Elko Appraisal Services has answers to "Frequently Asked Questions"
What is an appraisal?
What is an appraisal?(Back to top) An appraisal is an inspection leading to an opinion of value. There are three "common approaches to value" which assists the appraiser conclude this opinion or estimate. One of the methods in use is the Cost Approach, which is what it would cost to restore the improvements to the property, less the age and physical deterioration, adding the land value. The most common approach in finding the likely sales price of a home is the Sales Comparison Approach which concerns making a comparison to comparable properties nearby. The Sales Comparison Approach is normally the most accurate and best indicator of value for a residence. One of the least common approaches in appraising residential properties is the Income Approach, which is mainly used to find the value of a property based on what an investor would pay based on the income produced by the property.
Describe what an appraiser does(Back to top) An appraiser forumlates a fair and credible determination of market value, often in the context of a real estate sale. Appraisers exhibit their professional analysis in appraisal reports.
Why would a person require services from Elko Appraisal Services?(Back to top) There are many reasons to obtain an appraisal from Elko Appraisal Services with the most common reason being real estate and mortgage transactions. Some other reasons for getting an appraisal report include:
How is an appraisal different than a home inspection? (Back to top)Home inspectors do not provide an opinion of value and do not use the same forms as appraisers. The purpose of a home inspection is to evaluate the structure of the property from foundation to rooftop. The archetypal home inspector's report will contain an evaluation of the integrity of the property's heating system, central air conditioning system (temperature permitting), interior plumbing and electrical systems, the roof, attic, and visible insulation, walls, ceilings, floors, windows and doors, the foundation, basement, and visible structure.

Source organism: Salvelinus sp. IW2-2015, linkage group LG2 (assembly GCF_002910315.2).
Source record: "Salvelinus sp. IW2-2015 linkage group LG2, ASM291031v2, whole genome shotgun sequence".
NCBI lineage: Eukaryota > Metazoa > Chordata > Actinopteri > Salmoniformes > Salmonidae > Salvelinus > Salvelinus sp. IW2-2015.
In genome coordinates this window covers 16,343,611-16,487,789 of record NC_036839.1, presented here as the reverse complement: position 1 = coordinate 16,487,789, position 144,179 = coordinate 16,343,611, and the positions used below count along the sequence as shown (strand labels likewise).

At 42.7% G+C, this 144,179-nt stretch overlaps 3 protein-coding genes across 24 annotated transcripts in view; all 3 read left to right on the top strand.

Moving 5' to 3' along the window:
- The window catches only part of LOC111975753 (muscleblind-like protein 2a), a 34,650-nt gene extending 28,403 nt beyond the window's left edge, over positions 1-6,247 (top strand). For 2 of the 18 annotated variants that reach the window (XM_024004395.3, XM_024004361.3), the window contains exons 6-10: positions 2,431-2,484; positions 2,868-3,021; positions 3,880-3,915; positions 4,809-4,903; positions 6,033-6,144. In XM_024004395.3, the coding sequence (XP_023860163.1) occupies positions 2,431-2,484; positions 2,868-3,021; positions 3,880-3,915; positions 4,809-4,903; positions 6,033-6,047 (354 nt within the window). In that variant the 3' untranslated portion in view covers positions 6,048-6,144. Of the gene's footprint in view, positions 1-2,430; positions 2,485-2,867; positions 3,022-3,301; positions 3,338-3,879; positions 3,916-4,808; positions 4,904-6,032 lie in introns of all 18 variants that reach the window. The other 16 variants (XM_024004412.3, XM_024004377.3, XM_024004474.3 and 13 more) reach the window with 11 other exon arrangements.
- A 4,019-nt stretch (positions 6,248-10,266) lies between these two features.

What is the difference between an appraisal and a comparative market analysis (CMA)?(Back to top) Frankly, they have nothing in common. What the CMA relies upon are vague trends. An appraisal relies on comparable sales that can be verified by public record. Area and architectural values are also important in an appraisal. The CMA will provide a non-specific figure. An appraisal delivers a defensible and carefully documented opinion of value.
But the largest differentiator is who's doing the report. Real estate agents write CMA's, and they don't always know the whole market or have specific competence when it comes to home valuation. The appraisal is produce by a licensed, certified professional who has made a career out of valuing properties. Moreover, the appraiser is an independent voice, with no conditional interest in the value of a home, unlike the agent, whose income is tied to the value of the home.
What can I expect to see in my appraisal report? (Back to top)Every appraisal should demonstrate a supported estimate of value and will identify the following:
Once the assignment is done, what assurance is there that the value conclusion is trustworthy?(Back to top) In communicating an appraisal report, each appraiser must make sure of the following:
Who engages the services of appraisers?(Back to top) Mortgage lenders are an appraiser's typical client, requesting their services to ensure property involved in a mortgage transaction is enough to cover a loan balance in the case of default. Appraisers also provide opinions in litigation cases, tax matters and investment decisions.
Where does an appraiser get the data used to estimate values in County or other areas?(Back to top) One of the most important things an appraiser does is to collect data. Data can be categorized as either Specific or General. Specific data is taken from the home itself; Location, condition, amenities, size and other specifics are gathered by the appraiser during an inspection.